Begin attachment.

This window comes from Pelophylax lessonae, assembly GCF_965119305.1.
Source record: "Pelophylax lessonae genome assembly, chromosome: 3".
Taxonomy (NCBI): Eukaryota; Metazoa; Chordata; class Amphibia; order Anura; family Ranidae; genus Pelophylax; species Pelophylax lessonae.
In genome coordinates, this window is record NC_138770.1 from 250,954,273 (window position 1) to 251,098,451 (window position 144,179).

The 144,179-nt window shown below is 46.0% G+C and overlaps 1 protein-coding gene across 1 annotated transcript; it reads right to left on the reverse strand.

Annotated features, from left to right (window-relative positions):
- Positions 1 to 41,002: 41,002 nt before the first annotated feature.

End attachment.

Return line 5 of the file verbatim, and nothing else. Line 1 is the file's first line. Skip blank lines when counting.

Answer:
The 144,179-nt window shown below is 46.0% G+C and overlaps 1 protein-coding gene across 1 annotated transcript; it reads right to left on the reverse strand.